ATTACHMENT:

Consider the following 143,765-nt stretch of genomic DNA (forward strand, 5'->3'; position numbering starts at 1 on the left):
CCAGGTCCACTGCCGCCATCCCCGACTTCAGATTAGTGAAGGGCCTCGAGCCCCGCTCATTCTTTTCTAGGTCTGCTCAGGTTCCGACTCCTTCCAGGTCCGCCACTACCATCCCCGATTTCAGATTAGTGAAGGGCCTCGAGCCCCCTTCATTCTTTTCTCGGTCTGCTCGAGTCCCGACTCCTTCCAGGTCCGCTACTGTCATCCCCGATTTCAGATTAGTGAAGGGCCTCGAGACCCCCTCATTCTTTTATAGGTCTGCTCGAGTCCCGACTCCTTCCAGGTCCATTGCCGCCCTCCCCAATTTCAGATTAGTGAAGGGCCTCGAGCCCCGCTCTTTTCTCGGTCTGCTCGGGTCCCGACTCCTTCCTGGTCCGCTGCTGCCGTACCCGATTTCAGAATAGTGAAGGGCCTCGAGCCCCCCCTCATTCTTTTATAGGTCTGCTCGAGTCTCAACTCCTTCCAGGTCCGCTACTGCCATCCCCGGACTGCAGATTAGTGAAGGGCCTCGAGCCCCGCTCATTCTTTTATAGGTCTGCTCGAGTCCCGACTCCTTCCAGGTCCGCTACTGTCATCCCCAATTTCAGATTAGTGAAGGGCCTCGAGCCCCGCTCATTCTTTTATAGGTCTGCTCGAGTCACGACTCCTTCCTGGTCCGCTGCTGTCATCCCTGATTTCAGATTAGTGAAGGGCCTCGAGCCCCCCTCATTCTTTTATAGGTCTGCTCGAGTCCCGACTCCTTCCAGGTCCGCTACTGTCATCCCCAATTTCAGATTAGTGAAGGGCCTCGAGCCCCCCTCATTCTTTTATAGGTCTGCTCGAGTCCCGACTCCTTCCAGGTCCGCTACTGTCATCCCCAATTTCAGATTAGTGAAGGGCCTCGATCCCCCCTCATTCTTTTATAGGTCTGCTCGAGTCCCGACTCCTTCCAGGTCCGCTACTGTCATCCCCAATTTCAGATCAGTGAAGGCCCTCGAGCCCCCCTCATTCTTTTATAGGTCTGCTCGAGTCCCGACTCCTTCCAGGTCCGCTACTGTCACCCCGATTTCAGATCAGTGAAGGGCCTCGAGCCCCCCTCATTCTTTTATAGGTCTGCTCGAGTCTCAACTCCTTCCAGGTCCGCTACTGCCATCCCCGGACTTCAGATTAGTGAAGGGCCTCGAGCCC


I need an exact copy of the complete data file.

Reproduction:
Consider the following 143,765-nt stretch of genomic DNA (forward strand, 5'->3'; position numbering starts at 1 on the left):
CCAGGTCCACTGCCGCCATCCCCGACTTCAGATTAGTGAAGGGCCTCGAGCCCCGCTCATTCTTTTCTAGGTCTGCTCAGGTTCCGACTCCTTCCAGGTCCGCCACTACCATCCCCGATTTCAGATTAGTGAAGGGCCTCGAGCCCCCTTCATTCTTTTCTCGGTCTGCTCGAGTCCCGACTCCTTCCAGGTCCGCTACTGTCATCCCCGATTTCAGATTAGTGAAGGGCCTCGAGACCCCCTCATTCTTTTATAGGTCTGCTCGAGTCCCGACTCCTTCCAGGTCCATTGCCGCCCTCCCCAATTTCAGATTAGTGAAGGGCCTCGAGCCCCGCTCTTTTCTCGGTCTGCTCGGGTCCCGACTCCTTCCTGGTCCGCTGCTGCCGTACCCGATTTCAGAATAGTGAAGGGCCTCGAGCCCCCCCTCATTCTTTTATAGGTCTGCTCGAGTCTCAACTCCTTCCAGGTCCGCTACTGCCATCCCCGGACTGCAGATTAGTGAAGGGCCTCGAGCCCCGCTCATTCTTTTATAGGTCTGCTCGAGTCCCGACTCCTTCCAGGTCCGCTACTGTCATCCCCAATTTCAGATTAGTGAAGGGCCTCGAGCCCCGCTCATTCTTTTATAGGTCTGCTCGAGTCACGACTCCTTCCTGGTCCGCTGCTGTCATCCCTGATTTCAGATTAGTGAAGGGCCTCGAGCCCCCCTCATTCTTTTATAGGTCTGCTCGAGTCCCGACTCCTTCCAGGTCCGCTACTGTCATCCCCAATTTCAGATTAGTGAAGGGCCTCGAGCCCCCCTCATTCTTTTATAGGTCTGCTCGAGTCCCGACTCCTTCCAGGTCCGCTACTGTCATCCCCAATTTCAGATTAGTGAAGGGCCTCGATCCCCCCTCATTCTTTTATAGGTCTGCTCGAGTCCCGACTCCTTCCAGGTCCGCTACTGTCATCCCCAATTTCAGATCAGTGAAGGCCCTCGAGCCCCCCTCATTCTTTTATAGGTCTGCTCGAGTCCCGACTCCTTCCAGGTCCGCTACTGTCACCCCGATTTCAGATCAGTGAAGGGCCTCGAGCCCCCCTCATTCTTTTATAGGTCTGCTCGAGTCTCAACTCCTTCCAGGTCCGCTACTGCCATCCCCGGACTTCAGATTAGTGAAGGGCCTCGAGCCC